Catering for a healthy mix of individuals, couples and families, Frasers Hospitality looks to accommodate all needs by offering apartments with anything from one to several bedrooms. But those on long-term placements are likely to bring their partner and children along too. This affects the nature of the services provided and even the location of the residence itself: Access to expat communities and international schools can be as important as access to a city’s business hub.
“A lot of families move to China and they have no idea what life is like here,” said Wu. “There is the language barrier and inconsistency in terms of infrastructure and transport.
“Serviced apartments are there to provide people with the standards they are used to in their own country. People choose this kind of accommodation because they don’t want any trouble.”
However, to turn a top-class package of facilities and services into a welcoming home, a personal touch is required. This is one of the cornerstones of Frasers Hospitality company culture.
“When a new resident checks in, we introduce them to the housekeeper who will clean their apartment every day,” said Rachel Ng, housekeeping manager at Fraser Residence CBD East-Beijing. “This way, they know that any special requests will be dealt with consistently. We offer a very personalized service.”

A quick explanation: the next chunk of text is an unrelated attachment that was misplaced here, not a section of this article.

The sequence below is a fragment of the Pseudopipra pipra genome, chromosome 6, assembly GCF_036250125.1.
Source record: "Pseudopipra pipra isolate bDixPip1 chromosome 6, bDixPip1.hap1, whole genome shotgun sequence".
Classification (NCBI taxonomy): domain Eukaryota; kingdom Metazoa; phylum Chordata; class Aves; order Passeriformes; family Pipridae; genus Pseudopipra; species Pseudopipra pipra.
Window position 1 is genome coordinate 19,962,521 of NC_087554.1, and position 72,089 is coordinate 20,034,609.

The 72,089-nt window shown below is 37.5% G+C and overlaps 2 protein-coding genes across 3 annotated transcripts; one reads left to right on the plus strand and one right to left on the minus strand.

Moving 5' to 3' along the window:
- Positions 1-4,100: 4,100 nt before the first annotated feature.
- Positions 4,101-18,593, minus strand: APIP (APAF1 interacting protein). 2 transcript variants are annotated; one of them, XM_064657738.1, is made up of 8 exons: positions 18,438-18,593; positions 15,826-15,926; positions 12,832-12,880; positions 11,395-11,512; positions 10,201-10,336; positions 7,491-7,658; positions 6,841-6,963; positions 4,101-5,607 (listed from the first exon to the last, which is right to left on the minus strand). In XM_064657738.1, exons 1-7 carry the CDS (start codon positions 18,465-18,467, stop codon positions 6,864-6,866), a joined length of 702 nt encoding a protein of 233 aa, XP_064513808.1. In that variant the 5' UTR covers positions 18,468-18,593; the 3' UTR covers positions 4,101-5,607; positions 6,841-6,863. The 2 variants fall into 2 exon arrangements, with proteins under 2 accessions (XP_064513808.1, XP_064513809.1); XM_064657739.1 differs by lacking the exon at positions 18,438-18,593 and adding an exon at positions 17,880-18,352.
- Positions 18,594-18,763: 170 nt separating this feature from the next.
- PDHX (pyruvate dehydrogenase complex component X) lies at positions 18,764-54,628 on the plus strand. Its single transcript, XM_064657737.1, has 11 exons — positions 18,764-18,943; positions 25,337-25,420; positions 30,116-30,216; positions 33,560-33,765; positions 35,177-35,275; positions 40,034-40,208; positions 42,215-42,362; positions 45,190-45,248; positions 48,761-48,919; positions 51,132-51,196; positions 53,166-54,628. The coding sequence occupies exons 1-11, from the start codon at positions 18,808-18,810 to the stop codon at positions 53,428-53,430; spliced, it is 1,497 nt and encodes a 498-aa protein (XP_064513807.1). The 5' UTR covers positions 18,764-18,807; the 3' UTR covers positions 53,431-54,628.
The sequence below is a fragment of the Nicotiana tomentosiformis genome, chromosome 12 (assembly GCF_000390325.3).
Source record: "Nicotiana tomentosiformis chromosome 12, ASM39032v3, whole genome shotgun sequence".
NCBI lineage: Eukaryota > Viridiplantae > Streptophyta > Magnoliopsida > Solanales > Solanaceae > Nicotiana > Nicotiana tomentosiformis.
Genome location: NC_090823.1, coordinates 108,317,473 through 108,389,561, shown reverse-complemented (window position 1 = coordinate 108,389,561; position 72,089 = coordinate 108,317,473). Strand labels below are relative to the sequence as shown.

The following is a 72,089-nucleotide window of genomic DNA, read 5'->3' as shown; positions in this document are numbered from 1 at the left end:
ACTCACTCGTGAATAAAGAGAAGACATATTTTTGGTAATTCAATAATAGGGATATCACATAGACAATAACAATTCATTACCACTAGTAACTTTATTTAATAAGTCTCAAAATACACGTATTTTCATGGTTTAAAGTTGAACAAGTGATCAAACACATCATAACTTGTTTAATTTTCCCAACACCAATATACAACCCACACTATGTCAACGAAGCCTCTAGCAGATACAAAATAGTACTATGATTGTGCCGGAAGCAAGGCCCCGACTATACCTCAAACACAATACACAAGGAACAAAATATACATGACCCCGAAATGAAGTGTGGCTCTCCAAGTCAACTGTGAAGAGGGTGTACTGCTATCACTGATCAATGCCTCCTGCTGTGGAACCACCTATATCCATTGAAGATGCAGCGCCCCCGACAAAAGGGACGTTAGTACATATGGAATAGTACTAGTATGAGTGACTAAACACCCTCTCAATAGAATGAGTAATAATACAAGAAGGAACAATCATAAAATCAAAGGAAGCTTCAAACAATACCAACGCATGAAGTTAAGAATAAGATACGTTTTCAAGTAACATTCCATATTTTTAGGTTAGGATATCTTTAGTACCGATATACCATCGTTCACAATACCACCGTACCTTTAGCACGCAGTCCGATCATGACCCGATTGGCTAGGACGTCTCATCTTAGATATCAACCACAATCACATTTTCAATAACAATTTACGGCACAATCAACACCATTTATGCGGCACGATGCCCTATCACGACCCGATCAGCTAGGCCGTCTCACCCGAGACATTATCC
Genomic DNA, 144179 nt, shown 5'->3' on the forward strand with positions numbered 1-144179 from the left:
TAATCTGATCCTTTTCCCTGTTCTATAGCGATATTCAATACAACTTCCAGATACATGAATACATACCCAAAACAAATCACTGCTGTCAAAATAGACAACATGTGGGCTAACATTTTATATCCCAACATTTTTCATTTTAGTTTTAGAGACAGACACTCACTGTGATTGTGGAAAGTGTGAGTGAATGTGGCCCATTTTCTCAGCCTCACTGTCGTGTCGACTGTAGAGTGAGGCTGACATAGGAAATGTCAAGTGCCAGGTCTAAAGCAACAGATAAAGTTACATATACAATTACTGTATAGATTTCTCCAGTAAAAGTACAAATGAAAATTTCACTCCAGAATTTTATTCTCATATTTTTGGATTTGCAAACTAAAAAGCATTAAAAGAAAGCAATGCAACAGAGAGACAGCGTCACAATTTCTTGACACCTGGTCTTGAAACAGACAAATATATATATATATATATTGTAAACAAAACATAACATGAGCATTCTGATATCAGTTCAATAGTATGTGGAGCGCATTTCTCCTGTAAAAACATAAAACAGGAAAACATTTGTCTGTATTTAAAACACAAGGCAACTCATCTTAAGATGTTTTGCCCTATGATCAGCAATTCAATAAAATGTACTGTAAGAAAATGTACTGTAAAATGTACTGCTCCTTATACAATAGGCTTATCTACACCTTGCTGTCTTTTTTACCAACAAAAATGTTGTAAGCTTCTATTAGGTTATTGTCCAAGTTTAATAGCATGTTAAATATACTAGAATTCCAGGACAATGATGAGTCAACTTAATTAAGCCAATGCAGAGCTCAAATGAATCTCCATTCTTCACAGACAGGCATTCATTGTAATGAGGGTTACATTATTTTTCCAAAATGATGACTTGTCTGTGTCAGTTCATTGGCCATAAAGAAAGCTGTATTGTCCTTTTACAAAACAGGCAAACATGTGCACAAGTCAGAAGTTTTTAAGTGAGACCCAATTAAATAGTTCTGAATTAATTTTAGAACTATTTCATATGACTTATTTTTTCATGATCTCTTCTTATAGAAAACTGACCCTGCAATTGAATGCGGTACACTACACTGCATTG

With this comes an element of trust. Long-term residents accumulate all kinds of personal possessions that they want to display in their apartments. At Fraser Residence CDB East-Beijing they can do this safe in the knowledge that the housekeeper knows what goes where.
Parents can also be confident leaving their children in the care of a familiar face, whether it is one of the liaison staff doing the school run or the security guards overseeing football matches in the yard.
“We just try to be part of the family,” explained Yukie.
The front desk and concierge staff all speak a foreign language so they are able to field more complicated inquiries. The aim is offer a one-stop shop for questions relating to utilities and services provided on the property, but the staff can also perform duties such as obtaining residence permits for new arrivals from overseas.
In the vast majority of situations, it is a case of ask for help and you shall receive it: One foreign guest needed local mobile phone SIM cards for himself and his family, so a staff member took them all shopping and helped them pick out different telecom packages.
Frasers Hospitality also organizes a wide range of leisure activities, a service that is, again, well-suited to expats new to China. There are off-site outings, particularly during school holidays, as well as numerous activities on the premises. The wives’ committee, for example, meets regularly for classes in yoga, cooking and languages, to name but a few.
“Some people say we spoil our guests and we do – that’s how we do business,” said Wu. “With time and money you can build whatever beautiful apartments and hotels you like. But the distinguishing factor for us is our staff.”